As any cat owner knows, sometimes enticing a healthy cat to eat a meal can be a challenge; when the cat is stressed, the challenge becomes that much more difficult.

To encourage a stressed cat to eat, the experts offer several strategies:

(1) Novelty – To entice picky or non-eaters, Dr. Lander suggests offering a smorgasbord of gourmet foods to see which foods might tickle the stressed cats fancy. Tip: Cats, even more so than dogs, tend to find foods that are high in protein and fat most attractive.

 (2) Respecting a cats texture preferences – Once a cat selects a food, its best to stick with this type of food: “Cats like new things but not necessarily those that are too foreign in format to what theyre used to eating,” says Dr. Delaney. In other words, if you know your cat generally likes canned food, continue with canned food, but try a novel protein source, such as rabbit or venison that your cat might find “intriguing.”

(3) Wetter may be better – If a cat isnt eating, it often isnt drinking either. Constipation, hard dry feces or no movement at all can be an issue with stressed cats, according to the experts. Feeding canned foods can help increase the cats water intake, as can wetting dry foods with chicken or beef broth – but make sure the broth isnt made with garlic, which can be harmful to cats, cautioned Dr. Delaney. (Wetting foods may change the foods texture, however, so please see number 2.)

(4) Heightening aroma – “Warming foods can entice a cat to eat, especially older animals that have lost some of their sense of smell,” said Dr. Delaney. (This tip goes for fresh, dry and moist foods.) The food should be slightly warm but not hot.

(5) Make every mouthful count – “If a stressed animal is not eating as much volume, the food needs to have more calories in it,” related Dr. Delaney, who recommends energy-dense, high-protein and high-fat foods.

(6) Boosting immune systems – “There is evidence that using higher protein levels can boost an animals immune system,” said Dr. Delaney.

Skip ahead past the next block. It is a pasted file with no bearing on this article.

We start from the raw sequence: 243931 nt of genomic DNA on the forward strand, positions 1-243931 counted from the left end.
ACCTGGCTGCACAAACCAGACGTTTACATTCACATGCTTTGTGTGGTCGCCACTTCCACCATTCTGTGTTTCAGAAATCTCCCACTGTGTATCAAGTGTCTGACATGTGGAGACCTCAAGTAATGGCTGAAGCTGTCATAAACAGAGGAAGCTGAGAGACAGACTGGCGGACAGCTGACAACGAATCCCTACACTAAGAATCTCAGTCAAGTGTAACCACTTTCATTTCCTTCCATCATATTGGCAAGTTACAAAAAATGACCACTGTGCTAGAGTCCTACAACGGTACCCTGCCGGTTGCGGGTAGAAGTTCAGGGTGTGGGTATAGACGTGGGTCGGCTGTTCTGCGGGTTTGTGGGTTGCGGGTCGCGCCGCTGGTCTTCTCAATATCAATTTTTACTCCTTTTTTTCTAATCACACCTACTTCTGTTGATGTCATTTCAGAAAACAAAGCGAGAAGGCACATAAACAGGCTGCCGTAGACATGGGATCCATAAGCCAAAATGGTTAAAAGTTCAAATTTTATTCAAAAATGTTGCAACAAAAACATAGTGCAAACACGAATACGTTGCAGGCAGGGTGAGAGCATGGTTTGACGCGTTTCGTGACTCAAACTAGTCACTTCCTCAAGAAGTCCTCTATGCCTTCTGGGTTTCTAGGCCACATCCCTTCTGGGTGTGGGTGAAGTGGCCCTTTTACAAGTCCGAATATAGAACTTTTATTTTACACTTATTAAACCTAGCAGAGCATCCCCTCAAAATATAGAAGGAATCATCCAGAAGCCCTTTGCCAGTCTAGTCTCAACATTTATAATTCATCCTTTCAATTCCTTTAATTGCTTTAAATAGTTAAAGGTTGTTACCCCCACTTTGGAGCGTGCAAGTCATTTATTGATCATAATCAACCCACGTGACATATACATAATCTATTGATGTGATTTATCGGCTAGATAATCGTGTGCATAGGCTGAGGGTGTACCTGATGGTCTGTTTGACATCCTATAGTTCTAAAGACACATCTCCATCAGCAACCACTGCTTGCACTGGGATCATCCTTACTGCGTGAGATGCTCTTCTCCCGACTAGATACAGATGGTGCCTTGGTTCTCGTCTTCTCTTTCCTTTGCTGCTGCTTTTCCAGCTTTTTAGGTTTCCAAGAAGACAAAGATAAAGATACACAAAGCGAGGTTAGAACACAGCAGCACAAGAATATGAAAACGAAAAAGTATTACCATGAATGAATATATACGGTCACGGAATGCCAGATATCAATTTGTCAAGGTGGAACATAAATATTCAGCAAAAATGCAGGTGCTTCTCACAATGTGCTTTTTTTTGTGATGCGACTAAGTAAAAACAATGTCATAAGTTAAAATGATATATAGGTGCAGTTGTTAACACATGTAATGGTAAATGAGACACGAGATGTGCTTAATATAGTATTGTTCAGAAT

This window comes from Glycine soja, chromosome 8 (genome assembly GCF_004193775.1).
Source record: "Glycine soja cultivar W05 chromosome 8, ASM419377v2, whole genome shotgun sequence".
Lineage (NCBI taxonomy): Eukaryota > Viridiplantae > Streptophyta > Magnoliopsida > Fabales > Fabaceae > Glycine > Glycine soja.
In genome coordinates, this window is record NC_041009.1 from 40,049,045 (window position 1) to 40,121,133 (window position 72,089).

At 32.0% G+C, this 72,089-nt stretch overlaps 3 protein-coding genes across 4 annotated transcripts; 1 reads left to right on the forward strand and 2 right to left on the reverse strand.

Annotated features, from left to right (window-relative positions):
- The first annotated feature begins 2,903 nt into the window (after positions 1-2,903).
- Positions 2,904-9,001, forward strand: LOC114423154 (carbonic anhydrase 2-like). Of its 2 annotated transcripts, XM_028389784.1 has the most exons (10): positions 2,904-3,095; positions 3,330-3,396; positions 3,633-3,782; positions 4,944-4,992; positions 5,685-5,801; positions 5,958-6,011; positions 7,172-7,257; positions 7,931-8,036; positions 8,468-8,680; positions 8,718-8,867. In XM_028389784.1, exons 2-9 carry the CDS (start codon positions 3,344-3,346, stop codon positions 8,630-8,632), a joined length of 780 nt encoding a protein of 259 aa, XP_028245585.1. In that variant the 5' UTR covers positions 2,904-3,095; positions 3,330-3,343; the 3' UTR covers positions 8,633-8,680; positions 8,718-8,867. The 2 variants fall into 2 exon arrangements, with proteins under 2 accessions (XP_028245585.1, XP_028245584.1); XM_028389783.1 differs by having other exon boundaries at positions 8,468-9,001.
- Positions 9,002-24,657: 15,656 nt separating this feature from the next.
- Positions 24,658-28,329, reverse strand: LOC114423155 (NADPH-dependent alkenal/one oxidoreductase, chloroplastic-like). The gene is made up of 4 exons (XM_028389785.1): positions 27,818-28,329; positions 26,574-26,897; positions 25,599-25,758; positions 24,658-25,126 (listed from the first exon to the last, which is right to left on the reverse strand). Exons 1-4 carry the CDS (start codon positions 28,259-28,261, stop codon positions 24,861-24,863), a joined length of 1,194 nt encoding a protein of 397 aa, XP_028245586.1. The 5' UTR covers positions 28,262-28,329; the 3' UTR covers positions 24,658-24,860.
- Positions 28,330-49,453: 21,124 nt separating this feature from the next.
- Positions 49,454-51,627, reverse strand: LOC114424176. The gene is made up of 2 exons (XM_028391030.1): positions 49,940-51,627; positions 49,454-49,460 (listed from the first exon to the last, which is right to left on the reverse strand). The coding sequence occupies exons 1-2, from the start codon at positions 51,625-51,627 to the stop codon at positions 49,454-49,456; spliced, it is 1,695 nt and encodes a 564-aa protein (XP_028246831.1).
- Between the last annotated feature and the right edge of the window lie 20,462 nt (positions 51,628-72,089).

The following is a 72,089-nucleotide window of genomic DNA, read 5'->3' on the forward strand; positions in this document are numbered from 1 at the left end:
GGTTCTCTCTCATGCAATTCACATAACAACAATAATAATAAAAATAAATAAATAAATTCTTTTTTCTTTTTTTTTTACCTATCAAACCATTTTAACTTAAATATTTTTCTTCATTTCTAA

With all of these strategies, the priority remains to get the animal to eat. It’s vitally important that the cat receives adequate nutrition.

Reducing Stress

Owners can help their cats cope with the side effects of stress through diet. Once a cat begins eating well again, “Theyre not as stressed, and they regard feeding as more positive,” says Dr. Lander. “Of course, nutrition is not a cure for stress or disease because it doesnt eliminate the source of the cats stress.” If your cat is experiencing high levels of stress that you can identify (such as moving to a new home or adding a new pet), you can keep your cat healthy with good nutrition while you work toward helping your cat adjust to the source of its stress.

If you dont know the source of your cats stress, Dr. Lander encourages owners to seek veterinary care immediately. “The stress of disease can cause a cat to lose its appetite, which is often the first clue that something is wrong,” said Dr. Delaney.

So, if your cat shows signs of stress, such as a change in appetite, a deviation from “normal” behavior (i.e., a friendly cat is suddenly hiding), or you notice a difference in your cats litter box, make an appointment with your veterinarian as soon as possible.